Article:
BELL — After an early morning raid in 1985 that resulted in three arrests and the seizure of a small amount of cocaine, Sgt. Jerry Guzzetta suspected that there might be more to it.
Guzzetta--who was the sole full-time narcotics investigator for the Bell-Cudahy Police Department--embarked on a three-month investigation that law enforcement officials say crippled a Colombian-based drug trafficking and money-laundering ring.
The investigation, aided by the Los Angeles County Sheriff's Department, U.S. Customs and other local agencies, netted 17 kilograms of cocaine, numerous firearms, jewelry, two vehicles, two money counters and close to a quarter of a million dollars in cash.
Check for $224,000
Now, more than a year and several successful prosecutions later, the Police Department is getting something a little more tangible than recognition of a job well done: a $224,00 check from the U.S. Customs Service.
"The investigation took a pretty sizable organization out of circulation," Quint Villanueva, the agency's regional commissioner, said of the Tomas Vento organization, which was operating in several Los Angeles and Orange county cities, including Bell and Anaheim Hills.
Vento, a Colombian national who allegedly headed the narcotics-smuggling and money-laundering ring, is a fugitive, said Mike Fleming, a Customs Service spokesman. Out of 17 persons arrested on narcotic charges, six were indicted on federal narcotic distribution and conspiracy charges. Four have been sentenced; two more are awaiting sentencing.
Law Provides Incentive
The hefty check from U.S. Customs was given to the Bell-Cudahy department under provisions of a 1984 law that allows seized assets from drug operations to be shared among local, state and federal agencies that work on a case together.
Noting that "narcotics investigations sometimes cross paths," Villanueva said the law provides an incentive for law enforcement agencies to share information and work together. He said there are no restrictions on how the money can be used.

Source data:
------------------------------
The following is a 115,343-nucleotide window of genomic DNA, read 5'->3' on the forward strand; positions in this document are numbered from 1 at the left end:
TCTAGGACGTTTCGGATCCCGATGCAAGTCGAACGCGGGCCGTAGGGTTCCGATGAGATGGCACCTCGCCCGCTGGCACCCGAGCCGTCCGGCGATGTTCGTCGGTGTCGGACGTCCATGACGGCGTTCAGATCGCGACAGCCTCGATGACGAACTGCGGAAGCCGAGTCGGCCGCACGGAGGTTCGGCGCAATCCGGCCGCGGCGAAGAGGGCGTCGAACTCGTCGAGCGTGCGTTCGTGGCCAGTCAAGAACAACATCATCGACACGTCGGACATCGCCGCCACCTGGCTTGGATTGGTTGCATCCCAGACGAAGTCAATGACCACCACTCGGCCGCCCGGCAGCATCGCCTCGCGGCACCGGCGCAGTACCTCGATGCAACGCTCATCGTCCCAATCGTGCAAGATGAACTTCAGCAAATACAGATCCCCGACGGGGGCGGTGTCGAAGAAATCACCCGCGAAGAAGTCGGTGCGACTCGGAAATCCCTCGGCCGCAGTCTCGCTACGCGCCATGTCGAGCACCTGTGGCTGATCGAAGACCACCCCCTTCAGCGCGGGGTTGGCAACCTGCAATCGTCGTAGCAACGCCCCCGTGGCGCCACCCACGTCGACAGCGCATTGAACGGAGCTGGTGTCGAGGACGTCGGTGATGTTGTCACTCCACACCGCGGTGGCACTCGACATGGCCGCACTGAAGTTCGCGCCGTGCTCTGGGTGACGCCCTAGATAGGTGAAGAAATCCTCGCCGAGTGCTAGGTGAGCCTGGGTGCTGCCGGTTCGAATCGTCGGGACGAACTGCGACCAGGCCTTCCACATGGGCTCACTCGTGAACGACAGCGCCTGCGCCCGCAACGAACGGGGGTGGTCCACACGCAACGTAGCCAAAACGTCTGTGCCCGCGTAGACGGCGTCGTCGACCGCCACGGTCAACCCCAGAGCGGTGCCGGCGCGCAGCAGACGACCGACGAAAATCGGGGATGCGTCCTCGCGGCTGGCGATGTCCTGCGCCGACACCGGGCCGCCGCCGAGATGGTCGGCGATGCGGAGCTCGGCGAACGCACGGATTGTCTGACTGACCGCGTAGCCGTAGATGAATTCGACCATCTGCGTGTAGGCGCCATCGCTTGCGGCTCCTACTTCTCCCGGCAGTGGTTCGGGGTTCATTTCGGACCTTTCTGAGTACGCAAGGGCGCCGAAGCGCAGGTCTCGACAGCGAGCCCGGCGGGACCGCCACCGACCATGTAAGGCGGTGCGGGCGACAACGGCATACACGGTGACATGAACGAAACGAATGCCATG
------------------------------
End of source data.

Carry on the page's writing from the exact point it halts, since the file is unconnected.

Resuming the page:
Guzzetta's initial investigation began after he served an arrest warrant at a Bell motel. Ten pounds of cocaine was seized; because it was exceptionally pure, Guzzetta kept following leads and made additional arrests, culminating in the prosecution of people who had direct Colombian connections.
City officials said they expect to receive $1.2 million from seized assets of other narcotics investigations that came after the one in 1985.
Police Chief Frank Fording said he will ask the Bell City Council to use the money to buy a computer system to automate all police operations. The system will cost about $250,000, he said.
"What this enables you to do is recoup overtime costs and other costs (incurred) to conduct this kind of an investigation," said Bell Mayor George Cole.
After the computer system is in place, both Cole and Fording said they would like to start a drug awareness program in area elementary schools with the money they get in the future.
Although other investigations in the region--which includes California, Hawaii and Oregon--have netted larger seizures of cocaine and assets, Villanueva said the bust "was big for Bell."
Involved Many Officers
With a case this size, the department--with 42 sworn and 17 civilian officers--was forced to "start looking around for help real quick" said Villanueva. "A whole bunch of us got involved in it."
Fleming said the agency expects to turn over from $3 million to $4 million to local and state agencies nationwide by the end of this year.
Villanueva said the growing number of drug-related cases in smaller cities may indicate that drug traffickers are moving to "small towns that don't have large police departments."
Cole agreed that Bell may be a target for traffickers, with its easy freeway access and a string of motels that allow people to "stay pretty anonymous."
"People think these smaller towns are not as sophisticated in combatting drugs. I think we're showing them that's not the case in Bell," Cole said.